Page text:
Published in Cavan, county Cavan
August 7, 1851

Miss Mary Louisa CROGHAN, the interesting and accomplished daughter of Hugh Croghan, Esq., Ballyglass House, county Roscommon, left this port (Dublin) for Liverpool, on the 15th of July, thence to proceed to the United States by the Yorkshire, bound for New York.

THE LOUTH MURDERS. - A man named Patrick Mc'COEY has been lodged in the gaol of Dundalk, to await his trial at the adjourned assizes, on a charge of having used language towards Mary M'INTEGART, calculated to prevent her from coming forward as a witness at the suit of the crown in the case with regard to her deceased brother, Bernard M'Integart.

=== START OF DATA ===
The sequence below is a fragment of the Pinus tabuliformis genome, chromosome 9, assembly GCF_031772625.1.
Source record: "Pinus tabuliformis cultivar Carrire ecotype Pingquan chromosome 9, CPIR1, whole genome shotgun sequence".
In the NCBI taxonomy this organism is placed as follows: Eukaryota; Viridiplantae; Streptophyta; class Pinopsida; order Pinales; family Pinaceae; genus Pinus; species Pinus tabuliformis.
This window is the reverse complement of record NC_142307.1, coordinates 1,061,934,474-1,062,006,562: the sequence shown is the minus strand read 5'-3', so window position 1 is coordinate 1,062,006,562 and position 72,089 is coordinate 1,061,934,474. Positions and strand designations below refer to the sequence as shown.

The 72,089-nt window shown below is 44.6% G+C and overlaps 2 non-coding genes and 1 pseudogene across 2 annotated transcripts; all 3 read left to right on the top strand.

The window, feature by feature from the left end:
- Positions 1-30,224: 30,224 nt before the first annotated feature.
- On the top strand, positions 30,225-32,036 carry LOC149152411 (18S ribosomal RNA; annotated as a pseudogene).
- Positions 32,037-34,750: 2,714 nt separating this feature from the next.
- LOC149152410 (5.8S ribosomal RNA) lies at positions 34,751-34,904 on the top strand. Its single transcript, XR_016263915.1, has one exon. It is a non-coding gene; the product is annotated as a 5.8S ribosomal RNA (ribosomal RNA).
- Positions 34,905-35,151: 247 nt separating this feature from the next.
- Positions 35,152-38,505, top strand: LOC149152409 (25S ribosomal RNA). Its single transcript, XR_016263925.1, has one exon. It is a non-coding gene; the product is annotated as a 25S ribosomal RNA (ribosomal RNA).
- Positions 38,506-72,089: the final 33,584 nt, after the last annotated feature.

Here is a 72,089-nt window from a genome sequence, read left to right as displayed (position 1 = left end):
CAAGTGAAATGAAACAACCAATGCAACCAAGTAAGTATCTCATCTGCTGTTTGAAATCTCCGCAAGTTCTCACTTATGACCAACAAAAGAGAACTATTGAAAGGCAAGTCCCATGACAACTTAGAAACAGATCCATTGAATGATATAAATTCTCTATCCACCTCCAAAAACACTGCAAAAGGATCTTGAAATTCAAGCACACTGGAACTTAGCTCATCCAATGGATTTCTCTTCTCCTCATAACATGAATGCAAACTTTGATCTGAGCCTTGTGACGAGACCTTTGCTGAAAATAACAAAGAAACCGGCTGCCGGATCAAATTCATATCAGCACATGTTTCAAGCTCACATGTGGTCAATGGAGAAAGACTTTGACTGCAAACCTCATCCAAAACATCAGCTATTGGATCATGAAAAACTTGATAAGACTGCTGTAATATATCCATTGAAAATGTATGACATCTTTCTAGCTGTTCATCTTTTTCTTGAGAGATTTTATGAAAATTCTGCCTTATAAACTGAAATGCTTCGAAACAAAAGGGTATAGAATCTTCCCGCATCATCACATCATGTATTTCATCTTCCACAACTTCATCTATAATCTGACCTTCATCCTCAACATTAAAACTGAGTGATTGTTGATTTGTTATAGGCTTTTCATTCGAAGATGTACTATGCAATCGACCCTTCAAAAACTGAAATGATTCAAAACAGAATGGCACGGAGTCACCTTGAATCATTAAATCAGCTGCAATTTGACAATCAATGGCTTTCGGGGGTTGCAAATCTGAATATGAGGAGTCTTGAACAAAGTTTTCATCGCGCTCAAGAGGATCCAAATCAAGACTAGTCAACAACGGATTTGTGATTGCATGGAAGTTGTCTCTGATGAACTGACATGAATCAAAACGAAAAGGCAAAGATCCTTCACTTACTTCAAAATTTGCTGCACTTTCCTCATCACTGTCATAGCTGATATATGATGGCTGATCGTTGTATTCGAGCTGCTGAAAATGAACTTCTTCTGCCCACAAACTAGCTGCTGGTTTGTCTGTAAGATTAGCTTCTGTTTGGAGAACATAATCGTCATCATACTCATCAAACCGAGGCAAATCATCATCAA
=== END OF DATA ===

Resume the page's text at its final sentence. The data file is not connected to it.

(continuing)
About 412,880,000 copies of newspapers are annually distributed through the United States.

Judge MULLANPHOY, an Irishman we believe, of St. Louis, lately deceased, has left by will about 200,000 dollars, for the benefit of foreign emigrants settling in the West, to be managed by the city authorities of St. Louis,

A new broad-sheet is about to be started in Connaught. It will be published weekly at Ballinasloe, and is entitled:- "The Connaught Watchman, and Galway, Tuam, and Ballinasloe Reporter." Designed to record the Reformation movement in western Ireland.

August 14, 1851